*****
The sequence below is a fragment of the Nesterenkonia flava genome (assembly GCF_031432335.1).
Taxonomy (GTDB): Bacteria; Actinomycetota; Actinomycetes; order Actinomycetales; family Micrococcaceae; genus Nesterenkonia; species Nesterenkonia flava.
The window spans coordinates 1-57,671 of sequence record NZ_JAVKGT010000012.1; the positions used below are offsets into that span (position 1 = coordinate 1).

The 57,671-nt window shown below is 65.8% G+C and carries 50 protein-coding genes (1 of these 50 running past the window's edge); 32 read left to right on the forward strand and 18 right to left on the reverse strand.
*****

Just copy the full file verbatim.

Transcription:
The sequence below is a fragment of the Nesterenkonia flava genome (assembly GCF_031432335.1).
Taxonomy (GTDB): Bacteria; Actinomycetota; Actinomycetes; order Actinomycetales; family Micrococcaceae; genus Nesterenkonia; species Nesterenkonia flava.
The window spans coordinates 1-57,671 of sequence record NZ_JAVKGT010000012.1; the positions used below are offsets into that span (position 1 = coordinate 1).

The 57,671-nt window shown below is 65.8% G+C and carries 50 protein-coding genes (1 of these 50 running past the window's edge); 32 read left to right on the forward strand and 18 right to left on the reverse strand.